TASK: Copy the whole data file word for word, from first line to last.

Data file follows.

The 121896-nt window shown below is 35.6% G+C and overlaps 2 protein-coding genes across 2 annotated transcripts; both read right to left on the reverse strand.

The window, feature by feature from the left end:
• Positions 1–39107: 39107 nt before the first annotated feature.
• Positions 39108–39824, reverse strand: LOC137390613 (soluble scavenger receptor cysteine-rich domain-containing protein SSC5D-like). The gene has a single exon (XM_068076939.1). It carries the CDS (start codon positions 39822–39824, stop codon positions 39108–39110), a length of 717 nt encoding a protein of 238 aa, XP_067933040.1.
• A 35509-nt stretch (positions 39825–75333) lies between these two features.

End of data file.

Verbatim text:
The 121896-nt window shown below is 35.6% G+C and overlaps 2 protein-coding genes across 2 annotated transcripts; both read right to left on the reverse strand.

The window, feature by feature from the left end:
• Positions 1–39107: 39107 nt before the first annotated feature.
• Positions 39108–39824, reverse strand: LOC137390613 (soluble scavenger receptor cysteine-rich domain-containing protein SSC5D-like). The gene has a single exon (XM_068076939.1). It carries the CDS (start codon positions 39822–39824, stop codon positions 39108–39110), a length of 717 nt encoding a protein of 238 aa, XP_067933040.1.
• A 35509-nt stretch (positions 39825–75333) lies between these two features.